I started in North Carolina, where I spent time with my grandfather and extended family. While I was staying with my grandfather, I was organizing old family photos and putting them in albums and interviewing him to get the stories behind them. I found a bunch of old photos from when my grandmother lived in Costa Rica, many of places I now recognize, which was really cool! One of my aunts took a bunch of the cousins to see a play by a theater company that performed a play about my grandfather in June. I was not able to attend the play about my grandfather, so it was really neat to see the theater where it was performed.

From North Carolina, I road-tripped north with my sister to Ithaca to visit our parents. While there, I enjoyed some QT with my sis,

got to see lots of friends, including KE, my middle school BFF,

threw a bridal shower for my cute friend SR, who's getting married in May,

admired the frozen waterfalls and rock sculptures around town,

and en route to visit friends in Texas, made an unexpected detour to Detroit after the plane experienced some "technical difficulties," a.k.a. engine failure.
(But luckily, the hotel where the airline put me up was home to Michigan's longest continuous hallway. Allll riiiight! Look at it...it was so long I couldn't even see the end of it!)

Texas was great! It was so great to see so many good friends again!

Hanging out with my friend's adorable son

Isn't seeing family and friends the best?!

02 February 2011

more fun with cousins

It's February 2...do you know what that means? That's right, it's Groundhog Day! It's also my mom's birthday. Happy birthday, Mom! Hope you're having a great day!!

I mentioned in my last post that my cousins came to visit me in December. On their last day in Costa Rica, my cousins and I went on a coffee tour at Cafe Britt, a gourmet coffee roaster. Even though Costa Rica is known for producing some of the best coffee in the world, prior to Cafe Britt's founding in 1985, it was very hard to find any of that good coffee within the country, because most of it was being exported. Cafe Britt was created to educate visitors on the origins and sustainable production of gourmet Costa Rican coffee.

Coffee berries. The red ones are ready to be harvested.

Some of our tour guides. These guys were hilarious!

Inside the packaging facility

Beautiful flowers were blooming everywhere we walked during our tour.

Part of the tour was a dramatic interpretation of the history of coffee...pretty random, but funny. My cousin K (on the right) got recruited to be the bride's maid of honor during the skit I'm not exactly sure how the wedding was connected to the history of coffee, but oh well!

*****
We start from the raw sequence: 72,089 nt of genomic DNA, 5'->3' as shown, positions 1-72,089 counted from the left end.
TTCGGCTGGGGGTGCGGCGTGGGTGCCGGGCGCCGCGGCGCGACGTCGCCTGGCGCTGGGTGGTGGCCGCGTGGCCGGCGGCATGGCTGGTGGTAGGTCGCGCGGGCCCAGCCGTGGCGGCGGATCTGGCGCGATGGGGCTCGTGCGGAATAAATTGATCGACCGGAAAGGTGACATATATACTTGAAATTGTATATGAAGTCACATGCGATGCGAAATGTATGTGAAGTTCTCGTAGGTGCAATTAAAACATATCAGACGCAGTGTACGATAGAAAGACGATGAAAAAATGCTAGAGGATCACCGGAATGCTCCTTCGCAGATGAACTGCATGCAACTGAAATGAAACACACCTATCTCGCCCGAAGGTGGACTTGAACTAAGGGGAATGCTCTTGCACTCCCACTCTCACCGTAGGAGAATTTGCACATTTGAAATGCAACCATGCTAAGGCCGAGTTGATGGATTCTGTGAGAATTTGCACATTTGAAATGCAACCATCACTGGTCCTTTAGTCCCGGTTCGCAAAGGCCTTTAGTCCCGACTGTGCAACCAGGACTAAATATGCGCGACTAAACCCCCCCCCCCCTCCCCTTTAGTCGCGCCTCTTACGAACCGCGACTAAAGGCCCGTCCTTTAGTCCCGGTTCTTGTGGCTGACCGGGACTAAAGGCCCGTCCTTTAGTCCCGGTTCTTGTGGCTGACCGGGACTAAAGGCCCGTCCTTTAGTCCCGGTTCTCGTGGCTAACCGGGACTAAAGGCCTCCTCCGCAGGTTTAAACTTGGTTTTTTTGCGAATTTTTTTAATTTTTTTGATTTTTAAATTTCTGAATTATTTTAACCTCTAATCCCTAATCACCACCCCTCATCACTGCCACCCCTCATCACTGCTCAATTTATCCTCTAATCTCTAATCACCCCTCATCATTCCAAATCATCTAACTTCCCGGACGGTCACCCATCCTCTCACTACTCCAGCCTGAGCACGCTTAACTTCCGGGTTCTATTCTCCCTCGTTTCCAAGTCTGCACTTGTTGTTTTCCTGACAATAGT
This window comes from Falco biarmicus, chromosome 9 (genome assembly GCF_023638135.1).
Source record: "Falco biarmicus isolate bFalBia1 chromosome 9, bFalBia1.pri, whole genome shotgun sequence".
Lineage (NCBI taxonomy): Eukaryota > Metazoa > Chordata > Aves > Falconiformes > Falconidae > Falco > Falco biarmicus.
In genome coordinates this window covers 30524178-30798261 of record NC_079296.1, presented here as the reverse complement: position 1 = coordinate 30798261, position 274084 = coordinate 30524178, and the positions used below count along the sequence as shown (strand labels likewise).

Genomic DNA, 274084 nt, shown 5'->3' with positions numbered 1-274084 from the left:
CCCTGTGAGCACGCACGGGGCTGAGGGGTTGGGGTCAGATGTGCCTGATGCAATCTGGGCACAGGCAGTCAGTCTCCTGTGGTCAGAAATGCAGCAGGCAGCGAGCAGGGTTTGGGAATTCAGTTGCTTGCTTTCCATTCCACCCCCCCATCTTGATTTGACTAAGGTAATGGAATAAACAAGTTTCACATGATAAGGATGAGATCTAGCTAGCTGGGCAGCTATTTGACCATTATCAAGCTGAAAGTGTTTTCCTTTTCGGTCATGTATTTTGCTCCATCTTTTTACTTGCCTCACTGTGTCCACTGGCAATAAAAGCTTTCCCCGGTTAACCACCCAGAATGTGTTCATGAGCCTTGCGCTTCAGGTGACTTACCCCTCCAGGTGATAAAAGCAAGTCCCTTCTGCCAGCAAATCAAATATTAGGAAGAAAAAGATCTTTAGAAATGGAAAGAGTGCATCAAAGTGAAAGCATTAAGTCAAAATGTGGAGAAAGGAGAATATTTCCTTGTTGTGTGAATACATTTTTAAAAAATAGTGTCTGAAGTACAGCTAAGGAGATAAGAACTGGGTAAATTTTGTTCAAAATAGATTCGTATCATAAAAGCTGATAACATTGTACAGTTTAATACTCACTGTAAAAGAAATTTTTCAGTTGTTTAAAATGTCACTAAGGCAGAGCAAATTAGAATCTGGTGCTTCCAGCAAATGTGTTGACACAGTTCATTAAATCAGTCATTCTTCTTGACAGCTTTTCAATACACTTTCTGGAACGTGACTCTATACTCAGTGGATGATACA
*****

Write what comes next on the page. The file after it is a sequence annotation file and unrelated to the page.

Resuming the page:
After the skit, K got some free coffee and a traditional coffee-harvesting hat for being a good sport!

After the tour, we went over to a neighborhood called Barrio Maynard. I may not have mentioned it before, but my maternal grandmother's family used to live in Costa Rica, which was one reason I was so interested in living here when I was looking into different countries I could teach in. Barrio Maynard in the neighborhood where my grandmother and her family lived for many years. Here's the sign for the street they lived on. Isn't it pretty?

Pretty houses

The cab driver didn't know where we needed to go (the neighborhood is pretty small...really just one street long), so we got completely lost for a while. A long while. Luckily, my cousin V had visited the street with her family about four years earlier, so she was able to help us find the way.

Once we were in the neighborhood, it took us a while to find the actual house they lived in, but we finally did! We weren't really sure what it looked like, and the house numbers and colors and everything else have changed a lot since then, but we figured this might be it since it was one of the older-looking houses on the street. I e-mailed this picture to my great-uncle (my grandmother's youngest brother), who confirmed that this was their house. Apparently, Benito Mussolini's grandson also lived there at one time.

I had been wanting to find her house ever since I moved here, and I'm so glad I got to see it with my cousins! My mom and sister will be visiting sometime in the spring, so I definitely want to take them to see it. My great-uncle suggested that we knock on the door and ask to look around to see what it's like now, but maybe that's too weird. What do you think?